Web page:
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At a secluded country house

Posted: Fri Feb 23, 2018 8:25 pm
by Rebecca
On a couch in the sunroom, the small, blond-haired girl opened her eyes. For a second, fear flickered there as she took in the unfamiliar surroundings, but the ritual markings disposed about her – among them marks for peacefulness, amnesia, and suggestibility – flared, and a dreamy look replaced it.

Imliss stroked the child’s forehead and life magic flowed from her hand, closing the ugly red gash that lingered there. With the last surge of magic, the traces of near-fatal evisceration on the girl’s belly vanished, too. Her clothing had been altered previously so as to suggest tears proceeding from thorns and stray branches rather than claws.

Imliss smiled reassuringly, and in her ritually-induced trance, the little one smiled back. Imliss dipped her mind into the inscriptions of the circle, drawing on it as she let her elven power build in her voice.

“You’ve had a bad dream. The sunshine was so golden, the smell of foliage so sweet… how could you not take a moment to rest in the grass? You fell asleep. That is why you are late home. You saw some frightening things, but those were only freaks of your imagination. They’re gone now. No need to dwell on them.

Close your eyes now. A guardian will carry your soul back to your body, and when he is gone, you will awaken and run home with nothing at all the matter. In fact, this is a very auspicious day. The forest has taken a liking to you.”

A syringe appeared in her hand. She found a vein, and injected the concoction of her own device that would make the subject’s scent unpalatable to this particular predator.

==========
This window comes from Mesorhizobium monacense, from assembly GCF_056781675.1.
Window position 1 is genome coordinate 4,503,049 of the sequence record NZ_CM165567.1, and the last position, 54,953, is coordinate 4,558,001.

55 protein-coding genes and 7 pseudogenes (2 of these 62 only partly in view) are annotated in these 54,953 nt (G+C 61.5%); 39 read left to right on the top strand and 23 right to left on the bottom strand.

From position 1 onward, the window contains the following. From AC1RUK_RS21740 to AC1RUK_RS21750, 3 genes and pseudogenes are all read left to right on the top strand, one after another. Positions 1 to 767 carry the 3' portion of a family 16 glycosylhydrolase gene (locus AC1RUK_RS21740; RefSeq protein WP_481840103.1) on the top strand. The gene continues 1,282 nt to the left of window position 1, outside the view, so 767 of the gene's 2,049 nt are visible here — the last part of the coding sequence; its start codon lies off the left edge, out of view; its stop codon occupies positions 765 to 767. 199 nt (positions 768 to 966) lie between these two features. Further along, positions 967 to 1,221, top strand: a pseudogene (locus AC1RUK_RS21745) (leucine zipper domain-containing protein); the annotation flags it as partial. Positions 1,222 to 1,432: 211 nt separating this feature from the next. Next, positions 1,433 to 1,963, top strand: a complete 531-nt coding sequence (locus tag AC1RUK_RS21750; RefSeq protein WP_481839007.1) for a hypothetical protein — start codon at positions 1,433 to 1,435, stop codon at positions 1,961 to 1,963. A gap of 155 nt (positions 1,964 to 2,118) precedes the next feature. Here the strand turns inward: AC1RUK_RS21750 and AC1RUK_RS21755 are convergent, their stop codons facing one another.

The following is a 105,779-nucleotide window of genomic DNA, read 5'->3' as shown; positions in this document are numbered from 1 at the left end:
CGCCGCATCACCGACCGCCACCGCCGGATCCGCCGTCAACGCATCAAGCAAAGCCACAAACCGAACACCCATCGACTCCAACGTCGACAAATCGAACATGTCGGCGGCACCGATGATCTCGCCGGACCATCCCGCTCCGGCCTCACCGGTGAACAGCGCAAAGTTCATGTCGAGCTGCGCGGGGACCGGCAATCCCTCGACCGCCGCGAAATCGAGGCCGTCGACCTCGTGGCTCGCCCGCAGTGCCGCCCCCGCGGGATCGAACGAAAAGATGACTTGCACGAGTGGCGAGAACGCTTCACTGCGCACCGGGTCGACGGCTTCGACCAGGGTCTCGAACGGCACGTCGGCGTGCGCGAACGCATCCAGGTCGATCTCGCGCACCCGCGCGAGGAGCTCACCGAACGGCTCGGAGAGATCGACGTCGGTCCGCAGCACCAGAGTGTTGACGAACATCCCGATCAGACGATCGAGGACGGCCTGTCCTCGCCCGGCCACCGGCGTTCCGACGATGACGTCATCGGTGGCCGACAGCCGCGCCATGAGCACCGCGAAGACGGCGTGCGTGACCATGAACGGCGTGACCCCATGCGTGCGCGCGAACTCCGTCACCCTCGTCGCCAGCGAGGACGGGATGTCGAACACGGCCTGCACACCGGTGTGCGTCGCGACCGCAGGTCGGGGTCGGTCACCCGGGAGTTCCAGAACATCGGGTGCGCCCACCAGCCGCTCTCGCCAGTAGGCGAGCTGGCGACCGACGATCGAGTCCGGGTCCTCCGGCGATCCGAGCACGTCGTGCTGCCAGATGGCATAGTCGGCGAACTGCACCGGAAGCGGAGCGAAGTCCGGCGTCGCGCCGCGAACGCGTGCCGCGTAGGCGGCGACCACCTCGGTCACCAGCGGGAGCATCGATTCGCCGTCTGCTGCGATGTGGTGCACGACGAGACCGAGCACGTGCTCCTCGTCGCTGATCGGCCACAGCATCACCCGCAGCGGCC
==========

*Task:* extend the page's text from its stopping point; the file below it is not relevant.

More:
The girl sighed and subsided back onto the couch, her eyelids drooping.


Imliss rose. Now to have words.

She strode out, descending some flights of stairs until she reached the entrance hall. Where was he?

A shadow fell over her. She turned and stared into the feral yellow eyes. The beast snarled. As it stepped forwards Imliss seized its lower jaws in one hand. It could easily have wrenched her arm from its socket had it resisted, but instead it let her drag its face down to hers until it hunched over. It growled, but the sound was not so much one of anger as of anxiety.

“I told you not to attack the villagers. YOU. DISOBEYED. ME.”

The midari shuffled his feet.

“You will not sleep with the pack tonight. Or any night this week.”

“But I want-”

“You will reflect on what it is you have done. You will sleep in the garret, alone.”

The hulking beast threw back his head and howled his displeasure. Like other cani-forms, the midari were social creatures, very dependent on proximity to the pack for their well-being. Spending nights away from the moving mass of fur and snuffling noses of his siblings would be received as a harsh punishment.

“If your brothers had not been there to restrain you, you would have killed that child.”

“But it smell good… it taste good… I was hungry, so I find food…”

“I understand it is in your nature to hunt, and I understand that your need is for fresh meat. Though it causes me great sorrow to see you slay the other creatures of this place, who have done no wrong and deserve life, I permit it for that reason. But I will not allow you to attack the villagers. At the very least, I cannot keep you safe if you insist on representing yourselves to them as monsters.”

The midari stared at her sullenly. Then, hesitantly, he asked, “but I can still have… a bedtime story?”

Imliss looked into the yellow eyes. Beneath the matted fur and crusted blood, he was very young indeed. Only a child.

For a second she mulled it over. Then she said, “if tomorrow you can satisfactorily explain to me why you had to be punished… then yes. You can have your bedtime story.”

The beast threw his arms around her and hugged her tightly. “Thank you, mama.”